1. where Enterprise Architecture activities identify enterprise services and their dependencies,
  2. those services and dependencies being inputs for a proper design of integration route using EIP,
  3. that EIP design being in turn an input asset for an implementation based on integration solutions (the main one supporting EIP directly or indirectly as stated before).

And because real life is never a top-down process but an iterative one, feedback and adaptations may be necessary as depicted by the ascending arrows shown in the diagram below.

And this is where the EIP Designer comes into play. Its goals are to provide:

  • a convenient, vendor-independent way of specifying a service’s behaviour by designing integration routes using an EIP Domain Specific Model approach,
  • accelerators for generating skeletons for common integration frameworks (Spring Integration and Apache Camel are supported with optional extensions for now),
  • control tools for architects and designers to compare final implementations with their original EIP design in order to verify compliance or adjust the model or even the service dependencies as needed,
  • and, finally, adapter and bridge mechanisms to plug this EIP Designer as an extension of other specific Enterprise Architecture designers.

Technically speaking, EIP Designer is just a bunch of Eclipse plugins that let you bring some of these features into your favourite workbench(s). The core designer module is done with Sirius and the use of underlying Eclipse EMF technology made it simple to write customizations using proven tools like Plugin Development Tools or Acceleo.

Following is an example of using the designer.

Sample usage

We are going to show here an ideal top-down activities process, but each module, including the designer, can be used independently.

First, let us consider an Enterprise Architecture activities process and an EA tool such as a TOGAF, Archimate Designer or any custom EA tool. During this phase, we’ll identify the enterprise services and their dependencies as shown in the screenshot below.

In our scenario, we have identified the BookingTrip service as having a dependency on the PurchasingTripToPartner service (see Properties tab below). EIP Designer allows to introduce an accelerator, providing a bridge between EA and its core designer:

The “Design an EIP Route…” contextual menu item enables navigation from the EA Designer to the EIP Designer and initializes a new Route by retrieving target service dependencies and making default connections (an invocation of the PurchasingTripToPartner service here). This example shows the integration with the Obeo TOGAF Designer, but such integration can be easily done in any Eclipse based modeler whether it is using GMF, Graphiti, Sirius or another. In fact, it can be done from any Eclipse tooling.

Following this first step, the EIP design activity can now start. As shown in the above screenshot, the EIP Designer provides a palette with EIP primitive Endpoints that can be assembled using Channels. At the end, the result may be something like this:

(Click on the image to enlarge it)

Starting from the left, we enter the Route through a gateway, transforming data by normalizing client objects, filtering invalid clients, checking clients using a service callout and entering a composite step. Within this composite, we split the message and iterate through clients, routing “Gold” clients to a “GoldService” and default ones to a “DefaultService”, aggregating everything before exiting and reaching the out gateway.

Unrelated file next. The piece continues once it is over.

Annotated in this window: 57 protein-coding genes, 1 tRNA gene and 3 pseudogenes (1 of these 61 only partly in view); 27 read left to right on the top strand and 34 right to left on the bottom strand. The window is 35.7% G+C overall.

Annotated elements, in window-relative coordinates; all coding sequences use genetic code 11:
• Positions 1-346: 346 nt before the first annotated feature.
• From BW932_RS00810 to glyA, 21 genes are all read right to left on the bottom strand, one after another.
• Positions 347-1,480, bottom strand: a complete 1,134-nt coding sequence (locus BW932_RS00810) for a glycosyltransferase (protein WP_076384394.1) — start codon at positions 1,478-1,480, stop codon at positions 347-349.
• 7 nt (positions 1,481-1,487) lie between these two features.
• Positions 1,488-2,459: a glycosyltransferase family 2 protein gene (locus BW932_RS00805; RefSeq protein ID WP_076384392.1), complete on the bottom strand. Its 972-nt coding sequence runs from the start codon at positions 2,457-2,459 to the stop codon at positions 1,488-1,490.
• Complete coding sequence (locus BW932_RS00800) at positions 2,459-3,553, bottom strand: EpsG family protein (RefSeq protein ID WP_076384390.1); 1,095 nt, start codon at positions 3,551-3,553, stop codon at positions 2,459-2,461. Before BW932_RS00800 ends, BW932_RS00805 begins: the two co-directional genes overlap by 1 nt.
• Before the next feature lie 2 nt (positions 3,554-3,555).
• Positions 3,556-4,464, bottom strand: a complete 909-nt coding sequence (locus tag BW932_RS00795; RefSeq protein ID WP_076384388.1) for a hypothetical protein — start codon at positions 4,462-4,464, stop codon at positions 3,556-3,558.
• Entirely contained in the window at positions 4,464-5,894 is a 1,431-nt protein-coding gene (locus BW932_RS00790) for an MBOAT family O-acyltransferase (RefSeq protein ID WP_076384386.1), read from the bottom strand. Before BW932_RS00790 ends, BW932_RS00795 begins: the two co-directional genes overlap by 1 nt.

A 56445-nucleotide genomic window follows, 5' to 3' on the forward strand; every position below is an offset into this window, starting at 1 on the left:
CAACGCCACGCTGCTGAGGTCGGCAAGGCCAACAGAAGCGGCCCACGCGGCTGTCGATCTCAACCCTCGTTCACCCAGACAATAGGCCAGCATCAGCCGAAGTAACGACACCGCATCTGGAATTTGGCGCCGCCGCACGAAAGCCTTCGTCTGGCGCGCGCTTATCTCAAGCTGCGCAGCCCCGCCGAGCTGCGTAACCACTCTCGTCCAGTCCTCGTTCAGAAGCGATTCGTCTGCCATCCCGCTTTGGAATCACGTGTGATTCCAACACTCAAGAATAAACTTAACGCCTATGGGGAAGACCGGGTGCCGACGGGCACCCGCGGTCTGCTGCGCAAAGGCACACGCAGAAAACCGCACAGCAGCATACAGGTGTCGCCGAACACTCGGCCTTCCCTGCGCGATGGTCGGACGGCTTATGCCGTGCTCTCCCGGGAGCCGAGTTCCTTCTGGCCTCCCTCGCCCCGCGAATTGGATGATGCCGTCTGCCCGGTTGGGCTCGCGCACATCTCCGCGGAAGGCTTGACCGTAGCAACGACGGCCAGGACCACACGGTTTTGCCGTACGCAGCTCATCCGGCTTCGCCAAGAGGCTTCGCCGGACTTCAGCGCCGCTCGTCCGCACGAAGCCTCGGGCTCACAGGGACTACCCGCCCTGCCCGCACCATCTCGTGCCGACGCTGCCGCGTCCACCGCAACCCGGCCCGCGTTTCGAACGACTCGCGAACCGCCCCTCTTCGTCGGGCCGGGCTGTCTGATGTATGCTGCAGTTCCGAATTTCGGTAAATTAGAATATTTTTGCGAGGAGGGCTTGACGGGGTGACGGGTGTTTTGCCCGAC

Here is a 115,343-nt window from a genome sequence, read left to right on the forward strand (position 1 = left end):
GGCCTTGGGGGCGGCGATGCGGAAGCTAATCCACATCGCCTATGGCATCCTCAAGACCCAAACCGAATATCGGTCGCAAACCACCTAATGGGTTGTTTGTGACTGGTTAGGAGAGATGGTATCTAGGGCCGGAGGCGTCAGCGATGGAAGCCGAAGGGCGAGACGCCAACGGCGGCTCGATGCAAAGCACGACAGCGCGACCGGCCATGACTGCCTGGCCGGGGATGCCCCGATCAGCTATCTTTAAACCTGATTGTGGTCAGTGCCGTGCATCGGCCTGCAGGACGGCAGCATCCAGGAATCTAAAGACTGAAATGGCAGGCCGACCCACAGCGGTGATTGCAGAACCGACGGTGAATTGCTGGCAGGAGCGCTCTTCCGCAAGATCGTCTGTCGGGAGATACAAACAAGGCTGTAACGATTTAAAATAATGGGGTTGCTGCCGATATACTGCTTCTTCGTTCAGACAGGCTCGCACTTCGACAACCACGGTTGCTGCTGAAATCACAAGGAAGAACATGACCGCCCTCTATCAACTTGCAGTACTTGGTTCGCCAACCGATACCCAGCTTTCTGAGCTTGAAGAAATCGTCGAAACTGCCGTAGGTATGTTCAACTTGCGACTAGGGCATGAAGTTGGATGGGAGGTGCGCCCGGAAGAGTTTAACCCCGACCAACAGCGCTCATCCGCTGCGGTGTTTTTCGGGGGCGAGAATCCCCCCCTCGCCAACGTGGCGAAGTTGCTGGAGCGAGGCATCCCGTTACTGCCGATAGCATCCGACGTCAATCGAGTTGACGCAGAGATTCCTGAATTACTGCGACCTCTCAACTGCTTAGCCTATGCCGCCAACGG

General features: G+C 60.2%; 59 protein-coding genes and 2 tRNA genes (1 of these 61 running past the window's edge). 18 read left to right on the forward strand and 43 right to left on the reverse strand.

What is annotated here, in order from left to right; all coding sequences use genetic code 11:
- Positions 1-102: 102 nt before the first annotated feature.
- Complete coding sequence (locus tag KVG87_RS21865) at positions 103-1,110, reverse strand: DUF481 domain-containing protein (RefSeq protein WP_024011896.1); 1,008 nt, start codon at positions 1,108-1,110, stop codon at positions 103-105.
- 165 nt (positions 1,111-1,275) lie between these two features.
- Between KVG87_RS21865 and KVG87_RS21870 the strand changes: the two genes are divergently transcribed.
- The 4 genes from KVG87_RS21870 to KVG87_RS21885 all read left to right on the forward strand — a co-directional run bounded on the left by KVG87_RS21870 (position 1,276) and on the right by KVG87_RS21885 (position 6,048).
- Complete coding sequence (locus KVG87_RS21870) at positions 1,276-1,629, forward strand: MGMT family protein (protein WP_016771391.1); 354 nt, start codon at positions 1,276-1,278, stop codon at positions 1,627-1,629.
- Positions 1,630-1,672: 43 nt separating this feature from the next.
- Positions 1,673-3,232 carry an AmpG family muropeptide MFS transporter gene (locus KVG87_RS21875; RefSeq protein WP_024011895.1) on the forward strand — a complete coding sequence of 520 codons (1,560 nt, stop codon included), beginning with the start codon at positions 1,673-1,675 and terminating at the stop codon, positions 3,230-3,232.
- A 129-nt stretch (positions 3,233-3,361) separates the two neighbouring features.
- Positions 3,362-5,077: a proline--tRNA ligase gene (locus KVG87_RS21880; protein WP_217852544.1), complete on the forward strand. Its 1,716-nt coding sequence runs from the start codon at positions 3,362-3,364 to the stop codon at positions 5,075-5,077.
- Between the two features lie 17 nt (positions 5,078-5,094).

At this point, the EIP Designer offers a second set of accelerators allowing the generation of a skeleton to be used for bootstrapping the implementation phase to come. One may choose to generate assets for Spring Integration and Apache Camel, the later allowing generating routes in XML or Java.

The goal here is not to have a full blown generator that will generate everything but rather a skeleton that may speed up development while leaving the expert with the responsibility to add the detailed endpoint configurations, translate and optimize the filter and selection expressions, bring the monitoring requirements, and so on. I believe that the EIP Designer should be limited to design and do its job whether we use JMS, AMQP or HTTP protocols, whether an expert wants to insert intermediate transformations or debug messages, etc.

Finally, when development is done, the EIP Designer can be used for a compliance check via one of its extensions accessed through the “Compare with EIP Design…” contextual menu:

On the above capture, we can see that a developer has deleted a Router endpoint. From this point one can proceed with implementation or further refine the design, including an upwards realignment process.

Further considerations

We have shown during this sample some of the features that the EIP Designer provides. Another use case is porting a set of integration and mediation routes to another solution. Or, perhaps the complete documentation or models for each implemented route is missing. A solution could be to solve the problem with the EIP Designer and its toolchain. It provides model comparison from sources, and it also has parsers to transform source assets into an EIP model and from that model it is easy to generate bootstrap skeletons according to a migration plan.

I hope this article has convinced you to give EIP Designer a try.

About the Author

Laurent Broudoux  is the Principal SOA and IT Architect at Covéa, a leading insurance group in France. Within Covéa he is a contributor to the Digital Transformation program, involved into Information System transformation and definition of Web and Mobile integration strategies. Within MMA Insurance - a Covéa company - he used to led SOA and JEE teams and was in charge of defining the technical foundations on the following fields: Enterprise Architecture method and tooling, SOA urbanization principles and infrastructure, Model Driven Engineering and continuity with the software factories.